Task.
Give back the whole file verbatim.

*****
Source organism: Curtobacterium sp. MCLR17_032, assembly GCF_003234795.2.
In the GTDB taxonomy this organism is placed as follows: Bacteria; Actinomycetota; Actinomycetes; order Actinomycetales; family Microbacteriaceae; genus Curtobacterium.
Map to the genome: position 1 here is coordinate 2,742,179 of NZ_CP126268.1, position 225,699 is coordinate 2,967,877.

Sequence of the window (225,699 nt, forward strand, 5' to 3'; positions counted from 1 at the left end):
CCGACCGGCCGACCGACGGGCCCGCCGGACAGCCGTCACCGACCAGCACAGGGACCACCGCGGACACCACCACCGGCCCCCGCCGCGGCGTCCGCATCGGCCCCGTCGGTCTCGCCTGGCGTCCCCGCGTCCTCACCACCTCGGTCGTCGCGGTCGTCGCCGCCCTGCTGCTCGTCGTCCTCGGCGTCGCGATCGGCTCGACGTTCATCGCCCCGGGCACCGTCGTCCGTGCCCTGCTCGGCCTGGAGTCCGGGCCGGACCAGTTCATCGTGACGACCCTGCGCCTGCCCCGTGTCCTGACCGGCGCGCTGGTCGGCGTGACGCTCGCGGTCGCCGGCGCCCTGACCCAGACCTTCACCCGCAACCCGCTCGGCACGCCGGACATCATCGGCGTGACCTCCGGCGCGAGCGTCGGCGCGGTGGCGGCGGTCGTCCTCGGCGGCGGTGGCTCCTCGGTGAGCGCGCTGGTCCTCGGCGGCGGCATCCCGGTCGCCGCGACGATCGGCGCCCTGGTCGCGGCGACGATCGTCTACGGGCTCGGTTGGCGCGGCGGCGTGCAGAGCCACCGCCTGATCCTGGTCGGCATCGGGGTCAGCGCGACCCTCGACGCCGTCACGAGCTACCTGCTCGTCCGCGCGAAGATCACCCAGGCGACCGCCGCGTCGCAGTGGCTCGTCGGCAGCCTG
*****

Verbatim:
Source organism: Curtobacterium sp. MCLR17_032, assembly GCF_003234795.2.
In the GTDB taxonomy this organism is placed as follows: Bacteria; Actinomycetota; Actinomycetes; order Actinomycetales; family Microbacteriaceae; genus Curtobacterium.
Map to the genome: position 1 here is coordinate 2,742,179 of NZ_CP126268.1, position 225,699 is coordinate 2,967,877.

Sequence of the window (225,699 nt, forward strand, 5' to 3'; positions counted from 1 at the left end):
CCGACCGGCCGACCGACGGGCCCGCCGGACAGCCGTCACCGACCAGCACAGGGACCACCGCGGACACCACCACCGGCCCCCGCCGCGGCGTCCGCATCGGCCCCGTCGGTCTCGCCTGGCGTCCCCGCGTCCTCACCACCTCGGTCGTCGCGGTCGTCGCCGCCCTGCTGCTCGTCGTCCTCGGCGTCGCGATCGGCTCGACGTTCATCGCCCCGGGCACCGTCGTCCGTGCCCTGCTCGGCCTGGAGTCCGGGCCGGACCAGTTCATCGTGACGACCCTGCGCCTGCCCCGTGTCCTGACCGGCGCGCTGGTCGGCGTGACGCTCGCGGTCGCCGGCGCCCTGACCCAGACCTTCACCCGCAACCCGCTCGGCACGCCGGACATCATCGGCGTGACCTCCGGCGCGAGCGTCGGCGCGGTGGCGGCGGTCGTCCTCGGCGGCGGTGGCTCCTCGGTGAGCGCGCTGGTCCTCGGCGGCGGCATCCCGGTCGCCGCGACGATCGGCGCCCTGGTCGCGGCGACGATCGTCTACGGGCTCGGTTGGCGCGGCGGCGTGCAGAGCCACCGCCTGATCCTGGTCGGCATCGGGGTCAGCGCGACCCTCGACGCCGTCACGAGCTACCTGCTCGTCCGCGCGAAGATCACCCAGGCGACCGCCGCGTCGCAGTGGCTCGTCGGCAGCCTG